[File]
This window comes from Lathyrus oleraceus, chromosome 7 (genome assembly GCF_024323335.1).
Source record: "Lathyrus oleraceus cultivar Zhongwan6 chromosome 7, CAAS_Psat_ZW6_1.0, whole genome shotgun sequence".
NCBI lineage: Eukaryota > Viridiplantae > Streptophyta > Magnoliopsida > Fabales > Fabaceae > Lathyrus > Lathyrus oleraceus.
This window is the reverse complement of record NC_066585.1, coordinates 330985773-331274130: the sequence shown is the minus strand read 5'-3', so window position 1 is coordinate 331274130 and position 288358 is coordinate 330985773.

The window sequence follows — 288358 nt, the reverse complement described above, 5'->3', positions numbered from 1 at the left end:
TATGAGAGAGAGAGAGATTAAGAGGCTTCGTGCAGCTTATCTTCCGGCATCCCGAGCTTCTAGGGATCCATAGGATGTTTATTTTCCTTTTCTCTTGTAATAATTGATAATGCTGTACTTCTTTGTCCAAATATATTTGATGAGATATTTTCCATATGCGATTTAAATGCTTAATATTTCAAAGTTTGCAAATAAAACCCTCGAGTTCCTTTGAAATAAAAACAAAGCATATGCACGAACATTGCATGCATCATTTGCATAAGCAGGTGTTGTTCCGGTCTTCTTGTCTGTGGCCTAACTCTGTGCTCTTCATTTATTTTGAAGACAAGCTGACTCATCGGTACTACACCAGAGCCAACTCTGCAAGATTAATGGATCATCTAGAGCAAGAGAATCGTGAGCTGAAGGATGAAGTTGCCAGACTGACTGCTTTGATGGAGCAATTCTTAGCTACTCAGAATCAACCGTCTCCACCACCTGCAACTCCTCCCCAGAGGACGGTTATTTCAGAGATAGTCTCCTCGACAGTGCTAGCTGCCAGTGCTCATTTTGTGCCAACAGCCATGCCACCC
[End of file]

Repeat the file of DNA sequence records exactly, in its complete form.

This window comes from Lathyrus oleraceus, chromosome 7 (genome assembly GCF_024323335.1).
Source record: "Lathyrus oleraceus cultivar Zhongwan6 chromosome 7, CAAS_Psat_ZW6_1.0, whole genome shotgun sequence".
NCBI lineage: Eukaryota > Viridiplantae > Streptophyta > Magnoliopsida > Fabales > Fabaceae > Lathyrus > Lathyrus oleraceus.
This window is the reverse complement of record NC_066585.1, coordinates 330985773-331274130: the sequence shown is the minus strand read 5'-3', so window position 1 is coordinate 331274130 and position 288358 is coordinate 330985773.

The window sequence follows — 288358 nt, the reverse complement described above, 5'->3', positions numbered from 1 at the left end:
TATGAGAGAGAGAGAGATTAAGAGGCTTCGTGCAGCTTATCTTCCGGCATCCCGAGCTTCTAGGGATCCATAGGATGTTTATTTTCCTTTTCTCTTGTAATAATTGATAATGCTGTACTTCTTTGTCCAAATATATTTGATGAGATATTTTCCATATGCGATTTAAATGCTTAATATTTCAAAGTTTGCAAATAAAACCCTCGAGTTCCTTTGAAATAAAAACAAAGCATATGCACGAACATTGCATGCATCATTTGCATAAGCAGGTGTTGTTCCGGTCTTCTTGTCTGTGGCCTAACTCTGTGCTCTTCATTTATTTTGAAGACAAGCTGACTCATCGGTACTACACCAGAGCCAACTCTGCAAGATTAATGGATCATCTAGAGCAAGAGAATCGTGAGCTGAAGGATGAAGTTGCCAGACTGACTGCTTTGATGGAGCAATTCTTAGCTACTCAGAATCAACCGTCTCCACCACCTGCAACTCCTCCCCAGAGGACGGTTATTTCAGAGATAGTCTCCTCGACAGTGCTAGCTGCCAGTGCTCATTTTGTGCCAACAGCCATGCCACCC